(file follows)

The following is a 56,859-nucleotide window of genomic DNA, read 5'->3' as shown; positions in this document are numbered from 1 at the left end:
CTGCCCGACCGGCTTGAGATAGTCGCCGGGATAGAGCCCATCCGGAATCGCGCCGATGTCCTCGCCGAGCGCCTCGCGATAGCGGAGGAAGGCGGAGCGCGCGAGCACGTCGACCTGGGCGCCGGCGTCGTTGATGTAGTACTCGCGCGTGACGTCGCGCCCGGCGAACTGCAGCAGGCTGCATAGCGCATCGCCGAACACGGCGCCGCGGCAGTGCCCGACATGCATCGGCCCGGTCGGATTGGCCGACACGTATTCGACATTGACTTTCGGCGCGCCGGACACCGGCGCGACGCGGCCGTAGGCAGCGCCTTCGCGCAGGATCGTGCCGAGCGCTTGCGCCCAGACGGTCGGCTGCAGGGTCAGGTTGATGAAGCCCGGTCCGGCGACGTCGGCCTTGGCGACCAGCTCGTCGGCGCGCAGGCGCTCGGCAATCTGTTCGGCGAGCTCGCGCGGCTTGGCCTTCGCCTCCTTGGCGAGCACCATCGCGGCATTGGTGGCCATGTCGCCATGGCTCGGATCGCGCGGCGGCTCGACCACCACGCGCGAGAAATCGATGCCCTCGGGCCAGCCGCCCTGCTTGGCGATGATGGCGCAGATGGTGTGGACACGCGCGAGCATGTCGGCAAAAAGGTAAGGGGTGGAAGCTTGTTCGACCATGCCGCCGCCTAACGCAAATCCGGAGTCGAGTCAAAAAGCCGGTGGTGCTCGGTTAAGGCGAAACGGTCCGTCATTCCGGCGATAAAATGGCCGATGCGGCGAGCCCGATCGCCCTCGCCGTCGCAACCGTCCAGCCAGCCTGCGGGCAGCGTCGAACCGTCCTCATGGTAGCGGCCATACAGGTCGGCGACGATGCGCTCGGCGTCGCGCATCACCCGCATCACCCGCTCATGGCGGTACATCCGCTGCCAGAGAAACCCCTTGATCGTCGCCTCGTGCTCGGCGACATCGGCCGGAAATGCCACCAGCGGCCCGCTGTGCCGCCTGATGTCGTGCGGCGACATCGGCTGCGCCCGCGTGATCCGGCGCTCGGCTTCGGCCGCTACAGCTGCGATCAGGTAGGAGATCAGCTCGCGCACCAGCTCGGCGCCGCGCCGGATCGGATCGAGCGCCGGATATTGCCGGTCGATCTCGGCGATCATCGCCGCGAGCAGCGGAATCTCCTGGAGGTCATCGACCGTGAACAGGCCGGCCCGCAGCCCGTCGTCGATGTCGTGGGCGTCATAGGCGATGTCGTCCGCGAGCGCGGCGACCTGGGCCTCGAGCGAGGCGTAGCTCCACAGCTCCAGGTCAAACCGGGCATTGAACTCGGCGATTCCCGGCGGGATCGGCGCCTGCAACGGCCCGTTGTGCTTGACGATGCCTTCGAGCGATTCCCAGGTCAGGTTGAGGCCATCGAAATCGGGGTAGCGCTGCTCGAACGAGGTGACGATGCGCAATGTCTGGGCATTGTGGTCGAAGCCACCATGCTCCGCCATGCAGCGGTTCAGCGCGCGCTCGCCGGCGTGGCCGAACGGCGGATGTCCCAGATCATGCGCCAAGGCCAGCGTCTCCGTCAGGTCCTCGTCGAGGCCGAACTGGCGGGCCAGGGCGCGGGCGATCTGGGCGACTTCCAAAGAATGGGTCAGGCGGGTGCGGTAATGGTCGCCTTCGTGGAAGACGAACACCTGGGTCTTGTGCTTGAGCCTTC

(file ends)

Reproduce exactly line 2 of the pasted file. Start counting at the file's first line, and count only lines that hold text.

CTGCCCGACCGGCTTGAGATAGTCGCCGGGATAGAGCCCATCCGGAATCGCGCCGATGTCCTCGCCGAGCGCCTCGCGATAGCGGAGGAAGGCGGAGCGCGCGAGCACGTCGACCTGGGCGCCGGCGTCGTTGATGTAGTACTCGCGCGTGACGTCGCGCCCGGCGAACTGCAGCAGGCTGCATAGCGCATCGCCGAACACGGCGCCGCGGCAGTGCCCGACATGCATCGGCCCGGTCGGATTGGCCGACACGTATTCGACATTGACTTTCGGCGCGCCGGACACCGGCGCGACGCGGCCGTAGGCAGCGCCTTCGCGCAGGATCGTGCCGAGCGCTTGCGCCCAGACGGTCGGCTGCAGGGTCAGGTTGATGAAGCCCGGTCCGGCGACGTCGGCCTTGGCGACCAGCTCGTCGGCGCGCAGGCGCTCGGCAATCTGTTCGGCGAGCTCGCGCGGCTTGGCCTTCGCCTCCTTGGCGAGCACCATCGCGGCATTGGTGGCCATGTCGCCATGGCTCGGATCGCGCGGCGGCTCGACCACCACGCGCGAGAAATCGATGCCCTCGGGCCAGCCGCCCTGCTTGGCGATGATGGCGCAGATGGTGTGGACACGCGCGAGCATGTCGGCAAAAAGGTAAGGGGTGGAAGCTTGTTCGACCATGCCGCCGCCTAACGCAAATCCGGAGTCGAGTCAAAAAGCCGGTGGTGCTCGGTTAAGGCGAAACGGTCCGTCATTCCGGCGATAAAATGGCCGATGCGGCGAGCCCGATCGCCCTCGCCGTCGCAACCGTCCAGCCAGCCTGCGGGCAGCGTCGAACCGTCCTCATGGTAGCGGCCATACAGGTCGGCGACGATGCGCTCGGCGTCGCGCATCACCCGCATCACCCGCTCATGGCGGTACATCCGCTGCCAGAGAAACCCCTTGATCGTCGCCTCGTGCTCGGCGACATCGGCCGGAAATGCCACCAGCGGCCCGCTGTGCCGCCTGATGTCGTGCGGCGACATCGGCTGCGCCCGCGTGATCCGGCGCTCGGCTTCGGCCGCTACAGCTGCGATCAGGTAGGAGATCAGCTCGCGCACCAGCTCGGCGCCGCGCCGGATCGGATCGAGCGCCGGATATTGCCGGTCGATCTCGGCGATCATCGCCGCGAGCAGCGGAATCTCCTGGAGGTCATCGACCGTGAACAGGCCGGCCCGCAGCCCGTCGTCGATGTCGTGGGCGTCATAGGCGATGTCGTCCGCGAGCGCGGCGACCTGGGCCTCGAGCGAGGCGTAGCTCCACAGCTCCAGGTCAAACCGGGCATTGAACTCGGCGATTCCCGGCGGGATCGGCGCCTGCAACGGCCCGTTGTGCTTGACGATGCCTTCGAGCGATTCCCAGGTCAGGTTGAGGCCATCGAAATCGGGGTAGCGCTGCTCGAACGAGGTGACGATGCGCAATGTCTGGGCATTGTGGTCGAAGCCACCATGCTCCGCCATGCAGCGGTTCAGCGCGCGCTCGCCGGCGTGGCCGAACGGCGGATGTCCCAGATCATGCGCCAAGGCCAGCGTCTCCGTCAGGTCCTCGTCGAGGCCGAACTGGCGGGCCAGGGCGCGGGCGATCTGGGCGACTTCCAAAGAATGGGTCAGGCGGGTGCGGTAATGGTCGCCTTCGTGGAAGACGAACACCTGGGTCTTGTGCTTGAGCCTTC